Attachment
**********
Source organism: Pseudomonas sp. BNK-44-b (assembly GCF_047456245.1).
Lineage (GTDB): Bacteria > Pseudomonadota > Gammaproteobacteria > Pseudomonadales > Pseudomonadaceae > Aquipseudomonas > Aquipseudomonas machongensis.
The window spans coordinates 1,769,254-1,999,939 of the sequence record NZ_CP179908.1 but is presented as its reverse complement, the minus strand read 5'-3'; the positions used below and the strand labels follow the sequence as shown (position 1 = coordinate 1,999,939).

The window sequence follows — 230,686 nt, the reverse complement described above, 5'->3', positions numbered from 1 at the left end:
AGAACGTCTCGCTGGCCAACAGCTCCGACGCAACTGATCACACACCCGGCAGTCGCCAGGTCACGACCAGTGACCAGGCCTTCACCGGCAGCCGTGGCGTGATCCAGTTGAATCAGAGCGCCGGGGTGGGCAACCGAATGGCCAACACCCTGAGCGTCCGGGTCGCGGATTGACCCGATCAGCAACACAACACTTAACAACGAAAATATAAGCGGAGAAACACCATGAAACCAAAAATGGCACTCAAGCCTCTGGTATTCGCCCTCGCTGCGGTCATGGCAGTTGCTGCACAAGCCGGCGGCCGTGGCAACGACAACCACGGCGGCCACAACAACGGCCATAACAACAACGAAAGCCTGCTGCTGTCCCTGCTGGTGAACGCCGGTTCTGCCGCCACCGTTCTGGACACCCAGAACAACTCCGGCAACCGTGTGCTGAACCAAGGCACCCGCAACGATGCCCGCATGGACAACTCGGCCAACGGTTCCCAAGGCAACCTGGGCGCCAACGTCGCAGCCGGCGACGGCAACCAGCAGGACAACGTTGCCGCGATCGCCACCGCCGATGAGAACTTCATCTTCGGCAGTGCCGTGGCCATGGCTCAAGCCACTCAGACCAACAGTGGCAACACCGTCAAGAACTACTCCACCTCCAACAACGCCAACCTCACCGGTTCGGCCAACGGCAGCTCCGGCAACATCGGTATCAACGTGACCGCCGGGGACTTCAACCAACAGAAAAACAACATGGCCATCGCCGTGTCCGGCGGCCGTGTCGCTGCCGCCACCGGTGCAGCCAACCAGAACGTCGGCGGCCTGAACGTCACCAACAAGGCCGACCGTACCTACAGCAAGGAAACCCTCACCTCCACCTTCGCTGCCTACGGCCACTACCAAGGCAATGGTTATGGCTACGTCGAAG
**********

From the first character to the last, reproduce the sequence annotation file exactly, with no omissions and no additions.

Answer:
Source organism: Pseudomonas sp. BNK-44-b (assembly GCF_047456245.1).
Lineage (GTDB): Bacteria > Pseudomonadota > Gammaproteobacteria > Pseudomonadales > Pseudomonadaceae > Aquipseudomonas > Aquipseudomonas machongensis.
The window spans coordinates 1,769,254-1,999,939 of the sequence record NZ_CP179908.1 but is presented as its reverse complement, the minus strand read 5'-3'; the positions used below and the strand labels follow the sequence as shown (position 1 = coordinate 1,999,939).

The window sequence follows — 230,686 nt, the reverse complement described above, 5'->3', positions numbered from 1 at the left end:
AGAACGTCTCGCTGGCCAACAGCTCCGACGCAACTGATCACACACCCGGCAGTCGCCAGGTCACGACCAGTGACCAGGCCTTCACCGGCAGCCGTGGCGTGATCCAGTTGAATCAGAGCGCCGGGGTGGGCAACCGAATGGCCAACACCCTGAGCGTCCGGGTCGCGGATTGACCCGATCAGCAACACAACACTTAACAACGAAAATATAAGCGGAGAAACACCATGAAACCAAAAATGGCACTCAAGCCTCTGGTATTCGCCCTCGCTGCGGTCATGGCAGTTGCTGCACAAGCCGGCGGCCGTGGCAACGACAACCACGGCGGCCACAACAACGGCCATAACAACAACGAAAGCCTGCTGCTGTCCCTGCTGGTGAACGCCGGTTCTGCCGCCACCGTTCTGGACACCCAGAACAACTCCGGCAACCGTGTGCTGAACCAAGGCACCCGCAACGATGCCCGCATGGACAACTCGGCCAACGGTTCCCAAGGCAACCTGGGCGCCAACGTCGCAGCCGGCGACGGCAACCAGCAGGACAACGTTGCCGCGATCGCCACCGCCGATGAGAACTTCATCTTCGGCAGTGCCGTGGCCATGGCTCAAGCCACTCAGACCAACAGTGGCAACACCGTCAAGAACTACTCCACCTCCAACAACGCCAACCTCACCGGTTCGGCCAACGGCAGCTCCGGCAACATCGGTATCAACGTGACCGCCGGGGACTTCAACCAACAGAAAAACAACATGGCCATCGCCGTGTCCGGCGGCCGTGTCGCTGCCGCCACCGGTGCAGCCAACCAGAACGTCGGCGGCCTGAACGTCACCAACAAGGCCGACCGTACCTACAGCAAGGAAACCCTCACCTCCACCTTCGCTGCCTACGGCCACTACCAAGGCAATGGTTATGGCTACGTCGAAG